Only guessing, so only a comment. I've never heard the phrase "plaster saint" before, but surely plaster (something) means a (something) made out of plaster, and therefore hollow. I therefore see a semantic similarity between "plaster saint" and "hollow threat"; i.e. "there is an external appearance of saintliness, but there is no substance behind it".
    – AndyT
    Jan 29, 2016 at 10:47
  • @EdwinAshworth - Churches are full of statues of saints, the material used makes no much difference, they are just objects of worship. Unless at the time plaster was associated to something "fake". With modern age, small cheap plastic statues are sold and bought by people.
    – user66974
    Jan 29, 2016 at 10:50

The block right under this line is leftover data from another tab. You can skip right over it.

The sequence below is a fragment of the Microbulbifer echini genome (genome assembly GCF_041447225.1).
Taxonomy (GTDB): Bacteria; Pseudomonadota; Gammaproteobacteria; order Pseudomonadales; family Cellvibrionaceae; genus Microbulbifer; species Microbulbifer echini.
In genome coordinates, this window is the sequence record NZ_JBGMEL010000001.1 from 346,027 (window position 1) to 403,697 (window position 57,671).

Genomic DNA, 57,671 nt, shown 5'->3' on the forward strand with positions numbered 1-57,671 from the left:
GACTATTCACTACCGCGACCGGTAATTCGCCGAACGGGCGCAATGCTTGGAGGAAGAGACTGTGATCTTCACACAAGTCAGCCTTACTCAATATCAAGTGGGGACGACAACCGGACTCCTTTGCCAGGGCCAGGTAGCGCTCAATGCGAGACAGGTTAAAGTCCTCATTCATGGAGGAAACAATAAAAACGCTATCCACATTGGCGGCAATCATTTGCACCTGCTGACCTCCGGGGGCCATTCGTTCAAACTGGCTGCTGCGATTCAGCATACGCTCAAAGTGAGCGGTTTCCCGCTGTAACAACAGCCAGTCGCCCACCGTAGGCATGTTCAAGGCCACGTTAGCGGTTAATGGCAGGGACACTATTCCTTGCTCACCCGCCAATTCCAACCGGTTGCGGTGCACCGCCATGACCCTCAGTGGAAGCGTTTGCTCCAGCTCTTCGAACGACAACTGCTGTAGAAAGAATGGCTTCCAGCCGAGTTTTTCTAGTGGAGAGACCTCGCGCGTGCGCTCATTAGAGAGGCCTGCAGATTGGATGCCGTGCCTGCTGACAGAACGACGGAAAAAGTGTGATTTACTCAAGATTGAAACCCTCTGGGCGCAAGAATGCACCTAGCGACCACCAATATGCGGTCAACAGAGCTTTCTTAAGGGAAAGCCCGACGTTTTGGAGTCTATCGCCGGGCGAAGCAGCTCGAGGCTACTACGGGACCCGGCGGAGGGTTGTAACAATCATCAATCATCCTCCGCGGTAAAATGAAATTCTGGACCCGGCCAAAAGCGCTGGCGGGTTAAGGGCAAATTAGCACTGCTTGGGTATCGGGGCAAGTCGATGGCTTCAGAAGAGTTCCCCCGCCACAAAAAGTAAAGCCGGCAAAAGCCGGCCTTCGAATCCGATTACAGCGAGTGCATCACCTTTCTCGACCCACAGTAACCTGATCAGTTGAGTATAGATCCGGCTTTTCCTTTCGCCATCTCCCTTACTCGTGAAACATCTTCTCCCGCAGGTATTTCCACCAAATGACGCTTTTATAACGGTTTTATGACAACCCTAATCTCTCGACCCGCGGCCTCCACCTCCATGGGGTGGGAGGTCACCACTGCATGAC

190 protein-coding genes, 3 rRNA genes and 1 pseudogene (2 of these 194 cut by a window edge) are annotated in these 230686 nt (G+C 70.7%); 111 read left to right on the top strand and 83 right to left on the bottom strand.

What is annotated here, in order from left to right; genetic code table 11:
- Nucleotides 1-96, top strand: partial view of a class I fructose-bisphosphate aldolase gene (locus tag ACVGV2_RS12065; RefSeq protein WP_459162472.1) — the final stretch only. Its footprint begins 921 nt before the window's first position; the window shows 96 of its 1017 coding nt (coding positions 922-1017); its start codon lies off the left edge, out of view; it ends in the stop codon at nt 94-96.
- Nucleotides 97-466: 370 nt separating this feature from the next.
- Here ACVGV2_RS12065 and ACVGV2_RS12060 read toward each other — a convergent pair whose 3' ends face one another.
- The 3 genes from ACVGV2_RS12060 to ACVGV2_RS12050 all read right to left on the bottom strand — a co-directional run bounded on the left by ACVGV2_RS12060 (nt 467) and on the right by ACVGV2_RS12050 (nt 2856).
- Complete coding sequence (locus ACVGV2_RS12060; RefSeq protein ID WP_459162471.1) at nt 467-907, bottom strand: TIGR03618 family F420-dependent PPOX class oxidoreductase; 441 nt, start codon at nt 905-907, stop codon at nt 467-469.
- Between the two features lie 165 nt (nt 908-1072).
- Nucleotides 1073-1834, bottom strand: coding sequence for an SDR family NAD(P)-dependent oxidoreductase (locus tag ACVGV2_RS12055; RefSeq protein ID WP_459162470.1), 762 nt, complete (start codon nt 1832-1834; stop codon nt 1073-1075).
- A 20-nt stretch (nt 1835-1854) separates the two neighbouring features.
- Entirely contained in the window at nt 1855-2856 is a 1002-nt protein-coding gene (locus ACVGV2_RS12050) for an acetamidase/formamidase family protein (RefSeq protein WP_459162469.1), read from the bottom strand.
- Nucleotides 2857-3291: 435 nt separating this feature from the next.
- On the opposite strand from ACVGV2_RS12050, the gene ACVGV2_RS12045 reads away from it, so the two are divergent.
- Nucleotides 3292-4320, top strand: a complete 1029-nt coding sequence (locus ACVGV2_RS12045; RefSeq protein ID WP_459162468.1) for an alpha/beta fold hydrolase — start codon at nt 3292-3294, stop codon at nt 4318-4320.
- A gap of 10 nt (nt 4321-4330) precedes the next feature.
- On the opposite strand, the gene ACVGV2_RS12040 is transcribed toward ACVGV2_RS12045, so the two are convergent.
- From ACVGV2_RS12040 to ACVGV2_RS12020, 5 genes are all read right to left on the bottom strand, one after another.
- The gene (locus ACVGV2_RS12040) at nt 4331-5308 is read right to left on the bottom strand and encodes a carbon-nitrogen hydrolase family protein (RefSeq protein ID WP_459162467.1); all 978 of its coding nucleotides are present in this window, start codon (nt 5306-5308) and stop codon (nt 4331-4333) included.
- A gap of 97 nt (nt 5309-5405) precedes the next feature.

• @AndyT - also a more noble bronze statue would be hollow inside..it would cost and weight too much otherwise.
    – user66974
    Jan 29, 2016 at 10:52
  • 1
    You might like to use the word veneration rather than worship: a small difference, but the Devil is in the detail.
    – Andrew Leach
    Jan 29, 2016 at 11:13

4 Answers 4


The interesting thing is Merriam-Webster defines plaster saint simply as:

a person without human failings.

I sifted through Google Books, and this is the meaning you find in book after book after book. When it is explained why someone is not a plaster saint, the reason is that the person is less than saintly, misbehaves, has passions, struggles with temptation, very much unlike the other-worldly, beatific, ideal represented by a plaster saint, or the lifeless object itself.

It’s not hard to imagine how plaster saint could come to mean hypocrite: real humans are flawed; if you look like a plaster saint you must be faking it. Sarcasm could have played a role here too. However Bernard Shaw’s quote is highly atypical. Annie Edwards’ A Plaster Saint (1899) is the only other instance I found of plaster saint used sarcastically in this way.